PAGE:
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Creepy 'The Forest' wastes its potential on easy scares
Natalie Dormer stars as Sara Price in Jason Zadas The Forest. - photo by Josh Terry
"THE FOREST" 2 stars Natalie Dormer, Eoin Macken, Stephanie Vogt, Yukiyoshi Ozawa, Taylor Kinney, Jason Zada; PG-13 (disturbing thematic content and images); in general release

For a movie that spends so much time talking about psychology, The Forest seems awfully willing to settle for easy scares. Thats too bad, because director Jason Zadas horror story has a lot of things going for it.

The Forest is three parts horror and two parts mystery. Its built around a woman named Sara (Natalie Dormer) who goes in search of her troubled twin sister after she disappears into a haunted forest. The film makes the most of some great settings and a plot that lends itself easily to misdirection, but it falls short when it stumbles on traditional horror conventions.

Sara arrives in Japan soon after she learns of her sister Jesss disappearance. Jess had been teaching English classes in Tokyo in an effort to rehabilitate her troubled life, but she vanished during a school trip to the Aokigahara Forest. Set at the base of Mount Fuji, the infamous Aokigahara is a popular destination for suicide attempts, and the locals say the forest is haunted by angry spirits.

Everyone insists that Jess is already dead, but Sara claims a special twins-only connection is telling her the opposite. With the help of a local guide named Michi (Yukiyoshi Ozawa) and an American travel writer named Aiden (Taylor Kinney), she sets into the park determined to rescue her sister.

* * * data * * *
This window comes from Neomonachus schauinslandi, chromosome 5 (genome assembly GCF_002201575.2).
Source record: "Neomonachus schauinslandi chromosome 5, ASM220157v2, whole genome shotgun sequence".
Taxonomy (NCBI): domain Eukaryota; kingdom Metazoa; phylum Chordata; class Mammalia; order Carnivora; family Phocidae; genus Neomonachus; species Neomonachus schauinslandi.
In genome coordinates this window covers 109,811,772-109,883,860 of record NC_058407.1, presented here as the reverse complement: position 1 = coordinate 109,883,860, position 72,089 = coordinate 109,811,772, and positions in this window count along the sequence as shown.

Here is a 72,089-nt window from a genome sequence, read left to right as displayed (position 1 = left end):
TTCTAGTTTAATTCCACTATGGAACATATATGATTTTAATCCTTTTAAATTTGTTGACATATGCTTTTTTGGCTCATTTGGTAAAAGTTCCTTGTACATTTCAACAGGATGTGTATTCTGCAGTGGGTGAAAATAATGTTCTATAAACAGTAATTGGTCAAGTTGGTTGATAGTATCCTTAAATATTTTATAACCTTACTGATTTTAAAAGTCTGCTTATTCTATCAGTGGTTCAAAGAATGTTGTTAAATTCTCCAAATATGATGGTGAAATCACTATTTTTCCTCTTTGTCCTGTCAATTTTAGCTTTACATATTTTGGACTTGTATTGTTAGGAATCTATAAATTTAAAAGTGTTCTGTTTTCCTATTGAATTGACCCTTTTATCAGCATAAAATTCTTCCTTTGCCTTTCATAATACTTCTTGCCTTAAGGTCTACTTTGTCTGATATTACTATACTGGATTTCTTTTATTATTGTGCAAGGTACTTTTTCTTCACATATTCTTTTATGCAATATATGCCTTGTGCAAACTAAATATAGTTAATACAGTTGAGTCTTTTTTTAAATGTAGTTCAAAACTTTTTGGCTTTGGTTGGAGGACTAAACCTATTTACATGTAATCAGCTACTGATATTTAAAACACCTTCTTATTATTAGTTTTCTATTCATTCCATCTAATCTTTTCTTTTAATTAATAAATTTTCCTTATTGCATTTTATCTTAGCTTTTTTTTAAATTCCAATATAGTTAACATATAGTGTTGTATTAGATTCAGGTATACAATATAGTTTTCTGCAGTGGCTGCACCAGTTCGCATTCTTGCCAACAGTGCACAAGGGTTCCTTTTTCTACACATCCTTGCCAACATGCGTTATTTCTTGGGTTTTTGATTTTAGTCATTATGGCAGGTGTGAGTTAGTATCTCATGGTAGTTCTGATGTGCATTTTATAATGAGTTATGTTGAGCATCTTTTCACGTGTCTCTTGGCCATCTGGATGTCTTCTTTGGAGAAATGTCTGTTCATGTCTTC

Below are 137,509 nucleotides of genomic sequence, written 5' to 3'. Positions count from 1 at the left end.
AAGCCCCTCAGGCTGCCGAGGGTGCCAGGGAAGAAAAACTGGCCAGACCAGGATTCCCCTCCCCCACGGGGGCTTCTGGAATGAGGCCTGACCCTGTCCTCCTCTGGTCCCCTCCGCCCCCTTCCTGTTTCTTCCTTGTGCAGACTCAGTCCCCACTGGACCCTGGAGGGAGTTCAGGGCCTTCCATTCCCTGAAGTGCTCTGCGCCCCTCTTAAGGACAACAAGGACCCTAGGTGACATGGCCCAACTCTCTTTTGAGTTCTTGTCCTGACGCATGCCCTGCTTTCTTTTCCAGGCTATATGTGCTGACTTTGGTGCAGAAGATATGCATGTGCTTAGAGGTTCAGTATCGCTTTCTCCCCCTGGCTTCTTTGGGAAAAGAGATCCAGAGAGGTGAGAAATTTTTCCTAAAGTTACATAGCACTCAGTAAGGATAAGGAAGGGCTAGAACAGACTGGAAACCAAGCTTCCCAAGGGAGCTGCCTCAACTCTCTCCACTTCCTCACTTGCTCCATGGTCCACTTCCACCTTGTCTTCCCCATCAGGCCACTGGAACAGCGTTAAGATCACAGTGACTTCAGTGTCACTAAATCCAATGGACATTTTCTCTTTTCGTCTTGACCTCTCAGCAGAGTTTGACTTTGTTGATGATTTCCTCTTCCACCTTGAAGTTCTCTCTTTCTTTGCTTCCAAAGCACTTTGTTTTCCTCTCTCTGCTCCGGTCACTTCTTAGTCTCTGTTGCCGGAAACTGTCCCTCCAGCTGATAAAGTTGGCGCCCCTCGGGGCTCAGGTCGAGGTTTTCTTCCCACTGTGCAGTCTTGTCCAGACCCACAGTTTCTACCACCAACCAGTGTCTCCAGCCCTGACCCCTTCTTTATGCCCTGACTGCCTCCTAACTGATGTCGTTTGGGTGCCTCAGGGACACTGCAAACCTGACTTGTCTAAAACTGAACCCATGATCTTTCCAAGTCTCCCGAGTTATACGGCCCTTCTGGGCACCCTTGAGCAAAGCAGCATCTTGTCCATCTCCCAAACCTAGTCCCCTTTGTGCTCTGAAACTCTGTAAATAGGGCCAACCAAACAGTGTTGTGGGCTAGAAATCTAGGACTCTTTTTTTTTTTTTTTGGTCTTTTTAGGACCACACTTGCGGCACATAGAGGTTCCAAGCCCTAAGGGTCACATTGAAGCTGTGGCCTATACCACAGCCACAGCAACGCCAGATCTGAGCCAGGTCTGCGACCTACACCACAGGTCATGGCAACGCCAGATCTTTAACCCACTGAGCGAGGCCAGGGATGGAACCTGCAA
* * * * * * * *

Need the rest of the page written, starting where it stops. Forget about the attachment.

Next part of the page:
Aokigahara is a creepy place on its own, and its common to stumble onto the bodies of recent suicides in your travels. But locals also warn that the angry spirits in the forest will use hallucinations to drive anyone with a hint of sadness in their heart to suicidal impulses. If you see anything strange, Michi tells Sara, remember that it is only in your mind.

That last twist is a wonderful set-up that leaves the audience questioning the validity of anything they see in the film from that point on. Zada also gives us some clever moments, such as when Sara is abandoned in a makeshift morgue at a ranger station, and later when a skillful flashback reveals a dark episode from her past while she fabricates a very different story to Aiden.

Dormer does a solid job as Sara, and its fun to see her with more to do than teach Jennifer Lawrence the ins and outs of propaganda filmmaking. Technically Dormer is playing two parts here, but her screen time as Jess is minimal. A revised version of the film that included more interaction between the two sisters might have offered a more compelling product.

Still, between the second-guessing and the beautiful, oppressive power of the forest setting, The Forest should keep audiences nervous and attentive for most of its run. Even the early scenes in Tokyo support the films grim tone. But once the myriad threads and pieces begin to fall into their places, The Forest delivers a finish that makes sense, but fails to satisfy.

All too often, Zada resorts to sending scary faces zooming at the camera rather than mining the true psychological horror he flirts with. The Forest will send several chills up your spine, but it wont make you lose any sleep when the night comes.

"The Forest" is rated PG-13 for disturbing thematic content and images; running time: 95 minutes